• Rogene "Jeannie" McPherson, Special to the Journal

Country notebook: The dog days of summer

Updated: Aug 28

Apparently the condition we diagnose in our dogs this time of the year is contagious. I think I caught it from either one or both of my four-legged children, Rowdy and Digger.

My symptoms are the need to take naps during the day even after a long night’s sleep, only getting up to eat and go potty (the term I use with my dogs). The only difference in our behavior is that I will try to read a favorite book, but the outcome is the same, a nap. The three of us take to our Serta mattresses as soon as the temperature is 80 degrees out. No, my dogs don’t sleep with me, but I did buy the dog version of a mattress made by Serta.

Whenever I experience unusual health symptoms, I google what I think may be ailing me. Thus, this time I checked out “dog days of summer” which by the way is noted to be July 3 to August 11. Thank goodness, there may be an end to this period of "unproductivity." The Internet suggests it is in reference to the hot, sultry days that are not fit for a dog, whatever that means.

Its history is tied to Sirius, also known as the Dog Star, the brightest star visible from any part of the earth. Ancient stargazers blamed it for generating heat, along with the sun, accounting for the long stretch of heat. In North America from early July to early August, Sirius is difficult to spot due to its proximity to the sun. It’s better seen in February as part of the constellation Canis Major, Latin for the greater dog.

There is also a constellation called Canis Minor, the lesser dog. I assume the greater dog is running after the lesser dog, but my thoughts wander as I battle heat and exhaustion. Oh I failed to mention, in earlier times it was thought dogs became “mad” during dogs days. If one of my friends reading this, receives a phone call from me as though I am howling, perhaps my case is more severe than first thought.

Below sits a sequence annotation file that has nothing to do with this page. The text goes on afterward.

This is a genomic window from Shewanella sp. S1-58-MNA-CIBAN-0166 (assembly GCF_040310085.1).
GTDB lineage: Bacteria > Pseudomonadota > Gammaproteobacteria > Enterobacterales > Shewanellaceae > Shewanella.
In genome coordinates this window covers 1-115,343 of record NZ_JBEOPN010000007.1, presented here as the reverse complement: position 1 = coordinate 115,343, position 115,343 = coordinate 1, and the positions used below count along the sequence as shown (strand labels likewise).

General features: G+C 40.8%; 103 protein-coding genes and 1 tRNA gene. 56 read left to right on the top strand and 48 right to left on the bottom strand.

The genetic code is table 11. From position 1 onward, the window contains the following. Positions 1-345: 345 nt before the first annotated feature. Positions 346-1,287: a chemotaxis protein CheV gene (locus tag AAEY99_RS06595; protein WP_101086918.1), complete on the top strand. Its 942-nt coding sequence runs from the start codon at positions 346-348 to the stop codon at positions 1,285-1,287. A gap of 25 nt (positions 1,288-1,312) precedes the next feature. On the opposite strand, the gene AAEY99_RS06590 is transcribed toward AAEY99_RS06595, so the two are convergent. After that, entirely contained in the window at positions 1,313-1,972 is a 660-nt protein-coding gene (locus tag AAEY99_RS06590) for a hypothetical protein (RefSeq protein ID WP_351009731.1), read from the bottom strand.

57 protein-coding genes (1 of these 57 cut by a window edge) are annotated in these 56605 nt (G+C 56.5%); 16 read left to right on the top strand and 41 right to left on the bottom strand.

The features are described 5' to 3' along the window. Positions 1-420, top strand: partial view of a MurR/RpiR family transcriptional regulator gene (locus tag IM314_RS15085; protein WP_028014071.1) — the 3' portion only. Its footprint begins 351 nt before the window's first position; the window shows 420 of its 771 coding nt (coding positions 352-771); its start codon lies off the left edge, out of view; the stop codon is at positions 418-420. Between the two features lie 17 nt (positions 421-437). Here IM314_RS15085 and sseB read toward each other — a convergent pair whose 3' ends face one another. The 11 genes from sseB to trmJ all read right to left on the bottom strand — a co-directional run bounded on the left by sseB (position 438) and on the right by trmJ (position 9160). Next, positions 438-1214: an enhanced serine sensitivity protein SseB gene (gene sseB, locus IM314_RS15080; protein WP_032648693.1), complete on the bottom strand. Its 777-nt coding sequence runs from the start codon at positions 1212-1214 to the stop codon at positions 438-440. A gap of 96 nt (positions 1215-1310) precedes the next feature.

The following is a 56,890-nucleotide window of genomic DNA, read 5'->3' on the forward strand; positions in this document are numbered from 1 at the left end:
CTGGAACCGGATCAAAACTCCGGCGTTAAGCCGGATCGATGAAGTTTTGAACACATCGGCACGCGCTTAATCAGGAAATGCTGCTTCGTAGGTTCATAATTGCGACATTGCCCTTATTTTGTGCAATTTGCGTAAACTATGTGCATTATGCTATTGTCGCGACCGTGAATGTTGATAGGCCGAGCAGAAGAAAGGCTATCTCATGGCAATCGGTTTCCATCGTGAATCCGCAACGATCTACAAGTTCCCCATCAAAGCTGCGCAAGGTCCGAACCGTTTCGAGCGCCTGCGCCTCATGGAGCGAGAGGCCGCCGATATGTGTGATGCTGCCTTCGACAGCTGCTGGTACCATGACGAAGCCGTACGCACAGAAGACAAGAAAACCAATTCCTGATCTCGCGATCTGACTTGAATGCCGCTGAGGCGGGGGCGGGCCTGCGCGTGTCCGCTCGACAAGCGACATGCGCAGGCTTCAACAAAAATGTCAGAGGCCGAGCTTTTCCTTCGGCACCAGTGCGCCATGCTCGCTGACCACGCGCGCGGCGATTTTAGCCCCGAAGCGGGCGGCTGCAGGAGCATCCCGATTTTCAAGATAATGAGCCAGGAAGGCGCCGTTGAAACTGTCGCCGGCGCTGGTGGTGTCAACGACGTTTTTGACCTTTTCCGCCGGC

Seriously, my symptoms are probably related to the aging process in that the older we get, the less we may tolerate heat. At least, it is a good excuse. But, unlike my dogs, I recognize when it is time to consider something else may be going on. We tend to fear Lyme disease and it likely is the most serious of all the tick-borne illnesses. Blood tests can identity other infections caused by ticks.

Though my intent is to add some humor when I write, I would never suggest anyone ignore symptoms that are atypical. The Internet can be a good source of medical information, but it is not always 100 percent accurate and may be best used as a means of explaining symptoms to your doctor.

And, if you have to be in the heat and humidity of summer, drink plenty of water. Even a dog knows how important this is. I am filling Rowdy’s and Digger’s water bowls often during these dog days of summer. A dog is truly a person’s best friend.

Rogene “Jeanne” McPherson is a writer who lives outside of Centerville. She recently published a book about her experiences entitled Posts from the Country, Adventures in Rural Living. It is available online in both virtual and printed editions. Copies are on the shelves at all Linn County libraries. If you are interested in buying the book, you can contact Jeanne by email at rkj.mcpherson65@yahoo.com. The Nook version is available on the Barnes and Noble site, and a Kindle version is available at Amazon .com.

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